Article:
What is a profit and loss report?
Definition of a profit and loss report
The profit and loss report is a summary of the business's income, less its day-to-day running costs, over a given period of time.
This report is also known as the 'profit and loss account', 'P&L account' or just 'P&L'. It aims to show whether the business has earned more in income than it's spent on day-to-day running costs.
It's the end of the tax return as we know it! Find out about HMRC’s Making Tax Digital plan and how it will affect you with our free guide.
If the business's income is more than its costs, the business has made a profit. If the business's costs are more than its income, the business has made a loss.
Income and costs must nearly always be included in the P&L on the basis of when work was done and when goods and services were used, not on the basis of when money was received in and paid out. The only exception is for small sole traders and partnerships who use the simplified cash basis to prepare their accounts; these businesses' P&L accounts will be prepared on the basis of money in and money out.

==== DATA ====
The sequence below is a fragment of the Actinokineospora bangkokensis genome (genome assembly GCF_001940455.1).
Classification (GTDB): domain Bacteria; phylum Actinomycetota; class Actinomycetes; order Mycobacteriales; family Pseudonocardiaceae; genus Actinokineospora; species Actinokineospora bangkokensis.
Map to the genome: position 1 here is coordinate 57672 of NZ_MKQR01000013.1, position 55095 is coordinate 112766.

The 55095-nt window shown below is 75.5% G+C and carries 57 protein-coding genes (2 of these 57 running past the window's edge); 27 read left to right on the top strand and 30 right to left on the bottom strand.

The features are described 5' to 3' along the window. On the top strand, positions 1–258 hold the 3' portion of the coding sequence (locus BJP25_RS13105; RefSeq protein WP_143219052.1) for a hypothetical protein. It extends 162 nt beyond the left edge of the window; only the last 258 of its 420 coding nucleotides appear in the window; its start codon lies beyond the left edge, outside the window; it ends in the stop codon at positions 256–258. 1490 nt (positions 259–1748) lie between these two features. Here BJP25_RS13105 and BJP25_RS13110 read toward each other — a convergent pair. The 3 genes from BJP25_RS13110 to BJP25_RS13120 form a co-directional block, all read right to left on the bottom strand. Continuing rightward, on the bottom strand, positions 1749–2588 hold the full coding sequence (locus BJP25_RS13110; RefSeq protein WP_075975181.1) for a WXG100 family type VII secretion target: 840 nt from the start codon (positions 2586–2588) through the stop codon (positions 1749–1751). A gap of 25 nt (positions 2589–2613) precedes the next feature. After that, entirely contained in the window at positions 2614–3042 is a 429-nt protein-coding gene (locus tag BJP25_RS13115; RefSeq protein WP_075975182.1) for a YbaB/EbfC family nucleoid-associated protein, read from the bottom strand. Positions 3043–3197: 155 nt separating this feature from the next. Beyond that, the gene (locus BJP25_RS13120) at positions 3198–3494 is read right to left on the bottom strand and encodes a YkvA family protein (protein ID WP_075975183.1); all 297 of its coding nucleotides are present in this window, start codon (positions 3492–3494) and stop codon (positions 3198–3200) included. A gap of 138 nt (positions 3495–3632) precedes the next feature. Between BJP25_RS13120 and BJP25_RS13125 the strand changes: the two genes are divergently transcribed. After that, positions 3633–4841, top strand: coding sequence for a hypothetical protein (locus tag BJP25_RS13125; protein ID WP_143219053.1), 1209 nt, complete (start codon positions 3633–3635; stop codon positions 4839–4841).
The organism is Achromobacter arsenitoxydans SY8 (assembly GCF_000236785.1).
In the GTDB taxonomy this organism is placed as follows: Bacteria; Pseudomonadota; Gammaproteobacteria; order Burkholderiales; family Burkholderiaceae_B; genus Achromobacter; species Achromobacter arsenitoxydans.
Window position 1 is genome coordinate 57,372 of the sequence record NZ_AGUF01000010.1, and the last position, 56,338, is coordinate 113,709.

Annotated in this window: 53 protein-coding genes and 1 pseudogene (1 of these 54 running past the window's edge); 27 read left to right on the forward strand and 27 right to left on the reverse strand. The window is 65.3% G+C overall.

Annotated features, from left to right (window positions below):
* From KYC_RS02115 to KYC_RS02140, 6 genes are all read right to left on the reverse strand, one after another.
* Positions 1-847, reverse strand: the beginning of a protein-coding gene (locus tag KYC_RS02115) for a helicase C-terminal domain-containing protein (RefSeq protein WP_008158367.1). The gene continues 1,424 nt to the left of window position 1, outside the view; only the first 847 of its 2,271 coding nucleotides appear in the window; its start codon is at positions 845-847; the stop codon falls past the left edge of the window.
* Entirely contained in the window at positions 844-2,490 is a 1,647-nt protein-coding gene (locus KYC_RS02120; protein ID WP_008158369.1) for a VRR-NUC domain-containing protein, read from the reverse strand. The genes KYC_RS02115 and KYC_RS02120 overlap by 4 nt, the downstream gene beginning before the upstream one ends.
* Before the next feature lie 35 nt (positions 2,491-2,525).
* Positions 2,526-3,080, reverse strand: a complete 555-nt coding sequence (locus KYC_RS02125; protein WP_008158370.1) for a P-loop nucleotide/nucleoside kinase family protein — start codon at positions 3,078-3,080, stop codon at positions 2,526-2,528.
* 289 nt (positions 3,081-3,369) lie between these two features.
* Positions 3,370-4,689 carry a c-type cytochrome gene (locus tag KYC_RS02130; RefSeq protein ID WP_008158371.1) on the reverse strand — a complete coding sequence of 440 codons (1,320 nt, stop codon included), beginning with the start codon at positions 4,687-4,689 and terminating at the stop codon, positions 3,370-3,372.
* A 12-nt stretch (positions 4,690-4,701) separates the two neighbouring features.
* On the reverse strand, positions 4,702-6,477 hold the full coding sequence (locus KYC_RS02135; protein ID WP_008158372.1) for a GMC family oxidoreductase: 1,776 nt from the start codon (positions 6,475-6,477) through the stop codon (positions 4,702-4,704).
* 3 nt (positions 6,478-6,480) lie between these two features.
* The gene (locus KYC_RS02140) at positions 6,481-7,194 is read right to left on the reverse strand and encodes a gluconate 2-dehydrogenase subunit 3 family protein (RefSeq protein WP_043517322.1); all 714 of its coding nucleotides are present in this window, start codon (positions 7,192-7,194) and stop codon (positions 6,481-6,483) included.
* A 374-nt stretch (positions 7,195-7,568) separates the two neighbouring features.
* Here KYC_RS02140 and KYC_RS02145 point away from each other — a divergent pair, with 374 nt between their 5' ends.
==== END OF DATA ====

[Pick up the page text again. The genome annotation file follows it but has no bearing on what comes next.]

P&L and VAT
If the business is registered for VAT and not using the flat rate scheme, its income and costs will be included on the P&L exclusive of VAT.
If the business is registered for VAT but is using the flat rate scheme, the income still shows net of VAT, but the costs will show inclusive of VAT, because on the flat rate scheme, VAT cannot be reclaimed on costs.
If the business is not registered for VAT, then the income will not have had VAT charged on it, and the costs are shown inclusive of VAT, because you can't reclaim VAT if you're not registered.
Example of a profit and loss report:
You can generate profit and loss reports easily with FreeAgent's accounting software.
Got questions? Ask Emily!
FreeAgent's Chief Accountant Emily Coltman is available to answer your questions in the comments.